Celeste Philip, a Washington D.C.. native, graduated from schools of medicine and public health.

This article originally appeared in the alumni profile section of Scope magazine, Fall 2017 edition.

Just months into her job as the top advocate for wellness and disease prevention for more than 20 million Florida residents, Celeste Philip, MD, MPH, was thrust into the highest-profile role of her career. 

The World Health Organization had declared Zika a Public Health Emergency of International Concern in February 2016, due to transmission in Brazil, the Caribbean and other regions. And by July, the virus, which can cause birth defects, was reported in Florida.

The world was watching.

Under the best-case scenario, the virus could be curbed; at worst, due to Florida’s international population and high tourism rate, it would spread fast and far. 

As the Surgeon General and Secretary of the Florida Department of Health, Philip activated her team and launched a massive public education campaign and worked closely with the White House, Centers for Disease Control and Prevention and numerous other public agencies to largely contain the virus. 

She credits her training at Loma Linda University School of Medicine and School of Public Health for helping diminish the spread of Zika.

Philip graduated from medical school in 2003 and became board certified in family medicine and preventive medicine; she also received her MPH, specializing in maternal and child health.

When all eyes focused on the public health crisis in South Florida, Philip harkened back to her days at Loma Linda University where the concept of whole person care and the importance of community health had left a lasting impression.

“There was a tie back to that part of my training,” she said. “Lots of things aligned.” 

Although there were hundreds of Zika cases reported in Florida in 2016, and dozens so far in 2017, the virus has been largely contained, thanks to additional government resources, public education and mosquito control efforts over the summer, when disease-carrying mosquitoes increase their presence in the Sunshine State.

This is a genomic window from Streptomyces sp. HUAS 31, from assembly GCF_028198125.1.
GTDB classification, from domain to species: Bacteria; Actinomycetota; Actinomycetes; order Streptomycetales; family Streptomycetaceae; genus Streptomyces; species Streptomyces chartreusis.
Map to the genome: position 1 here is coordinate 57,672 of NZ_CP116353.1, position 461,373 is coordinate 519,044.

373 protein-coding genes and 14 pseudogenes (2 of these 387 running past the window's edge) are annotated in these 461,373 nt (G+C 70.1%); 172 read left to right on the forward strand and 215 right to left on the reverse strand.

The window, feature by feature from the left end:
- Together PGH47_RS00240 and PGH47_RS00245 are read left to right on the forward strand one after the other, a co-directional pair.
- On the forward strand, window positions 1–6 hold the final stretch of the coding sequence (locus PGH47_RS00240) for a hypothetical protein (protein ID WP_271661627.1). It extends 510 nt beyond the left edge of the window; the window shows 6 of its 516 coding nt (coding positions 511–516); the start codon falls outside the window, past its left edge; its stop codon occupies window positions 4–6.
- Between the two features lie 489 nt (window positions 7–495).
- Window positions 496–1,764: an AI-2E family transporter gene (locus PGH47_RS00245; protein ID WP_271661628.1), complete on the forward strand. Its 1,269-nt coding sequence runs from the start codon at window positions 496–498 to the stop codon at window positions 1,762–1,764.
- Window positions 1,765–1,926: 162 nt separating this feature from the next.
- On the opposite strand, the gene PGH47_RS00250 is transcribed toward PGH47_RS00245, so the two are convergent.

Rising through a public health career that took her from residency at Florida Hospital, to several local positions in various counties, to then become Florida’s top health official is a dream come true for Philip — and in stark contrast to what she had envisioned.

Philip, the daughter of Indian immigrant nurses, was raised outside Washington, D.C., and had junior high dreams of becoming a hairstylist. But a job as a hospital clerk during summers between her high school years at Takoma Academy, and the influence of family members, steered her toward public health and medicine. 

She is an appointee of Florida Gov. Rick Scott, whose term ends in January 2019. Philip doesn’t know where her career will take her next, but she’s noticed that her plans and God’s plans don’t always coincide, at least not initially.

“You can’t always plan your next opportunity, so I’m staying open, prayerfully,” she said. “I feel like God put me in this position for a reason.”